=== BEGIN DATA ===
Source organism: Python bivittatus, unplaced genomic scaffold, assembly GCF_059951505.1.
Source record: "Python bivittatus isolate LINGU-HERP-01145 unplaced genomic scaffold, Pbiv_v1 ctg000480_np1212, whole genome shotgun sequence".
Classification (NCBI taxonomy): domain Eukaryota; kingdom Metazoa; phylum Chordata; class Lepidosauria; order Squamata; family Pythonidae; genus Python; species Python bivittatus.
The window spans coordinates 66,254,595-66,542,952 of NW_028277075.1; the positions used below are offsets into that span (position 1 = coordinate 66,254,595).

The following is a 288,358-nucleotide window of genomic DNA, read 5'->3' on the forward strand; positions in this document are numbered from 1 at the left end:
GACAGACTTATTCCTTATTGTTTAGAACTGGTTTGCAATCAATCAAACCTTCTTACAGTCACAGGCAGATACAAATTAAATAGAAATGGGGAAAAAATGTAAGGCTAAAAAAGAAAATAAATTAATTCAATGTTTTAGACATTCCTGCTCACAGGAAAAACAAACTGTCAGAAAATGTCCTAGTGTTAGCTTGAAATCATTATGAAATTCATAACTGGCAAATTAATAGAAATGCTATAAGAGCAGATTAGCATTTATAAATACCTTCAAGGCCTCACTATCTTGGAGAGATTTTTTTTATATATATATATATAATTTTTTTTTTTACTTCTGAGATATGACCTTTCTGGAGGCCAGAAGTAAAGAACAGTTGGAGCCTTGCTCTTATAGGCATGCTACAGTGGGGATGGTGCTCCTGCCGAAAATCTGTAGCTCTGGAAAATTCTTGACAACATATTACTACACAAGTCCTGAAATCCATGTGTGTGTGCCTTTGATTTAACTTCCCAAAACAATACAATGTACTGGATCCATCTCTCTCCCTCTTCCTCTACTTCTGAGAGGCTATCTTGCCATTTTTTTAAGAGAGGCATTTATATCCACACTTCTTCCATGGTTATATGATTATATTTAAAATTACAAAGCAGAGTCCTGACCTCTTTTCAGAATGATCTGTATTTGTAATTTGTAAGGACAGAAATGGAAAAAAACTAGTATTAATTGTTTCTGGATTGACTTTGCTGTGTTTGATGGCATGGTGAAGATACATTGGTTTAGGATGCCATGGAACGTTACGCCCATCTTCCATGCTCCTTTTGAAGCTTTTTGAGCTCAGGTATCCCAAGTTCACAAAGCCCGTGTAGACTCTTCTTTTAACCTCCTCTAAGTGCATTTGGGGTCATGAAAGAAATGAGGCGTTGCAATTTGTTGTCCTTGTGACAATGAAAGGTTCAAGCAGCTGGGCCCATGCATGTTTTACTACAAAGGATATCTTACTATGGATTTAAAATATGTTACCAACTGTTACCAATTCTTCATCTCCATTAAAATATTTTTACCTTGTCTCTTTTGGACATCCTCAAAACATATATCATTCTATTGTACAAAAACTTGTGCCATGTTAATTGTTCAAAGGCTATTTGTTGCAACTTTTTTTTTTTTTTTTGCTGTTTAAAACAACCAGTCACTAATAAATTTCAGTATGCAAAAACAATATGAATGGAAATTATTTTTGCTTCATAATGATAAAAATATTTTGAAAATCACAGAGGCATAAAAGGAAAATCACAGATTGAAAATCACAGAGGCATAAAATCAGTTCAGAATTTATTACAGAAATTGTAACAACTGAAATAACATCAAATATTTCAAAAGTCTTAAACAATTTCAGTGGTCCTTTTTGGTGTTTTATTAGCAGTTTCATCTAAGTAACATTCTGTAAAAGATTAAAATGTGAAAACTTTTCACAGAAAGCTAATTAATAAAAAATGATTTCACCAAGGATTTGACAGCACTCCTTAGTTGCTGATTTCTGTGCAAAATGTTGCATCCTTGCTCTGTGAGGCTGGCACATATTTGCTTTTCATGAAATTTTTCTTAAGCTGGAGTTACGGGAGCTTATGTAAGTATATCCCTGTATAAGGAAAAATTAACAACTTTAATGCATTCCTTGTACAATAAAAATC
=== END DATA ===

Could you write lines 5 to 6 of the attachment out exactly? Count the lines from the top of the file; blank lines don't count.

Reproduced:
The following is a 288,358-nucleotide window of genomic DNA, read 5'->3' on the forward strand; positions in this document are numbered from 1 at the left end:
GACAGACTTATTCCTTATTGTTTAGAACTGGTTTGCAATCAATCAAACCTTCTTACAGTCACAGGCAGATACAAATTAAATAGAAATGGGGAAAAAATGTAAGGCTAAAAAAGAAAATAAATTAATTCAATGTTTTAGACATTCCTGCTCACAGGAAAAACAAACTGTCAGAAAATGTCCTAGTGTTAGCTTGAAATCATTATGAAATTCATAACTGGCAAATTAATAGAAATGCTATAAGAGCAGATTAGCATTTATAAATACCTTCAAGGCCTCACTATCTTGGAGAGATTTTTTTTATATATATATATATAATTTTTTTTTTTACTTCTGAGATATGACCTTTCTGGAGGCCAGAAGTAAAGAACAGTTGGAGCCTTGCTCTTATAGGCATGCTACAGTGGGGATGGTGCTCCTGCCGAAAATCTGTAGCTCTGGAAAATTCTTGACAACATATTACTACACAAGTCCTGAAATCCATGTGTGTGTGCCTTTGATTTAACTTCCCAAAACAATACAATGTACTGGATCCATCTCTCTCCCTCTTCCTCTACTTCTGAGAGGCTATCTTGCCATTTTTTTAAGAGAGGCATTTATATCCACACTTCTTCCATGGTTATATGATTATATTTAAAATTACAAAGCAGAGTCCTGACCTCTTTTCAGAATGATCTGTATTTGTAATTTGTAAGGACAGAAATGGAAAAAAACTAGTATTAATTGTTTCTGGATTGACTTTGCTGTGTTTGATGGCATGGTGAAGATACATTGGTTTAGGATGCCATGGAACGTTACGCCCATCTTCCATGCTCCTTTTGAAGCTTTTTGAGCTCAGGTATCCCAAGTTCACAAAGCCCGTGTAGACTCTTCTTTTAACCTCCTCTAAGTGCATTTGGGGTCATGAAAGAAATGAGGCGTTGCAATTTGTTGTCCTTGTGACAATGAAAGGTTCAAGCAGCTGGGCCCATGCATGTTTTACTACAAAGGATATCTTACTATGGATTTAAAATATGTTACCAACTGTTACCAATTCTTCATCTCCATTAAAATATTTTTACCTTGTCTCTTTTGGACATCCTCAAAACATATATCATTCTATTGTACAAAAACTTGTGCCATGTTAATTGTTCAAAGGCTATTTGTTGCAACTTTTTTTTTTTTTTTTGCTGTTTAAAACAACCAGTCACTAATAAATTTCAGTATGCAAAAACAATATGAATGGAAATTATTTTTGCTTCATAATGATAAAAATATTTTGAAAATCACAGAGGCATAAAAGGAAAATCACAGATTGAAAATCACAGAGGCATAAAATCAGTTCAGAATTTATTACAGAAATTGTAACAACTGAAATAACATCAAATATTTCAAAAGTCTTAAACAATTTCAGTGGTCCTTTTTGGTGTTTTATTAGCAGTTTCATCTAAGTAACATTCTGTAAAAGATTAAAATGTGAAAACTTTTCACAGAAAGCTAATTAATAAAAAATGATTTCACCAAGGATTTGACAGCACTCCTTAGTTGCTGATTTCTGTGCAAAATGTTGCATCCTTGCTCTGTGAGGCTGGCACATATTTGCTTTTCATGAAATTTTTCTTAAGCTGGAGTTACGGGAGCTTATGTAAGTATATCCCTGTATAAGGAAAAATTAACAACTTTAATGCATTCCTTGTACAATAAAAATC